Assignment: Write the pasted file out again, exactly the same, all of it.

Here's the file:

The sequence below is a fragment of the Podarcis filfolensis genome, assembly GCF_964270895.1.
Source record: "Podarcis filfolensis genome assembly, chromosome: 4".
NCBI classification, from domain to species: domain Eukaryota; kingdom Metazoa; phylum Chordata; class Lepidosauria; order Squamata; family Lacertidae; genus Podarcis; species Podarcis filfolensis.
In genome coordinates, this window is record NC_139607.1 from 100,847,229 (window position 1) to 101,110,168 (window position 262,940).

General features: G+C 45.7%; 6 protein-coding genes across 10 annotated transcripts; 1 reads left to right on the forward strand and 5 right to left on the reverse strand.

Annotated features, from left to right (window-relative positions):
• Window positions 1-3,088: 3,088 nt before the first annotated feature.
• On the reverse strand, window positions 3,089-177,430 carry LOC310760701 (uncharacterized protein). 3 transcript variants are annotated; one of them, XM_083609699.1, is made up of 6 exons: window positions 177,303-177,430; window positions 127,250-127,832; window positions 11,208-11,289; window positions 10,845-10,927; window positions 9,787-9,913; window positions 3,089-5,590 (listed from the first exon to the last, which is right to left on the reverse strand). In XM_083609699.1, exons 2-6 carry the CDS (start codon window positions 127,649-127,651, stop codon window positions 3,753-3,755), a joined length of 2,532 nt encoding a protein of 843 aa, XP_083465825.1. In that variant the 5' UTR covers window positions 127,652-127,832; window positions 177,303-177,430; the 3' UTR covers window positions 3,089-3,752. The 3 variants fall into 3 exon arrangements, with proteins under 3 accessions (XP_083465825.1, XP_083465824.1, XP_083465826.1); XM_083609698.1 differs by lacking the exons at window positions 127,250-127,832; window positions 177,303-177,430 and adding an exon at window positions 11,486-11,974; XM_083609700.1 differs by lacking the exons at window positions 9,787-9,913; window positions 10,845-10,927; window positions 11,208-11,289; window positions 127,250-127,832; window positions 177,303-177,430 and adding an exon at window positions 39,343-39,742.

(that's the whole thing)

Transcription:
The sequence below is a fragment of the Podarcis filfolensis genome, assembly GCF_964270895.1.
Source record: "Podarcis filfolensis genome assembly, chromosome: 4".
NCBI classification, from domain to species: domain Eukaryota; kingdom Metazoa; phylum Chordata; class Lepidosauria; order Squamata; family Lacertidae; genus Podarcis; species Podarcis filfolensis.
In genome coordinates, this window is record NC_139607.1 from 100,847,229 (window position 1) to 101,110,168 (window position 262,940).

General features: G+C 45.7%; 6 protein-coding genes across 10 annotated transcripts; 1 reads left to right on the forward strand and 5 right to left on the reverse strand.

Annotated features, from left to right (window-relative positions):
• Window positions 1-3,088: 3,088 nt before the first annotated feature.
• On the reverse strand, window positions 3,089-177,430 carry LOC310760701 (uncharacterized protein). 3 transcript variants are annotated; one of them, XM_083609699.1, is made up of 6 exons: window positions 177,303-177,430; window positions 127,250-127,832; window positions 11,208-11,289; window positions 10,845-10,927; window positions 9,787-9,913; window positions 3,089-5,590 (listed from the first exon to the last, which is right to left on the reverse strand). In XM_083609699.1, exons 2-6 carry the CDS (start codon window positions 127,649-127,651, stop codon window positions 3,753-3,755), a joined length of 2,532 nt encoding a protein of 843 aa, XP_083465825.1. In that variant the 5' UTR covers window positions 127,652-127,832; window positions 177,303-177,430; the 3' UTR covers window positions 3,089-3,752. The 3 variants fall into 3 exon arrangements, with proteins under 3 accessions (XP_083465825.1, XP_083465824.1, XP_083465826.1); XM_083609698.1 differs by lacking the exons at window positions 127,250-127,832; window positions 177,303-177,430 and adding an exon at window positions 11,486-11,974; XM_083609700.1 differs by lacking the exons at window positions 9,787-9,913; window positions 10,845-10,927; window positions 11,208-11,289; window positions 127,250-127,832; window positions 177,303-177,430 and adding an exon at window positions 39,343-39,742.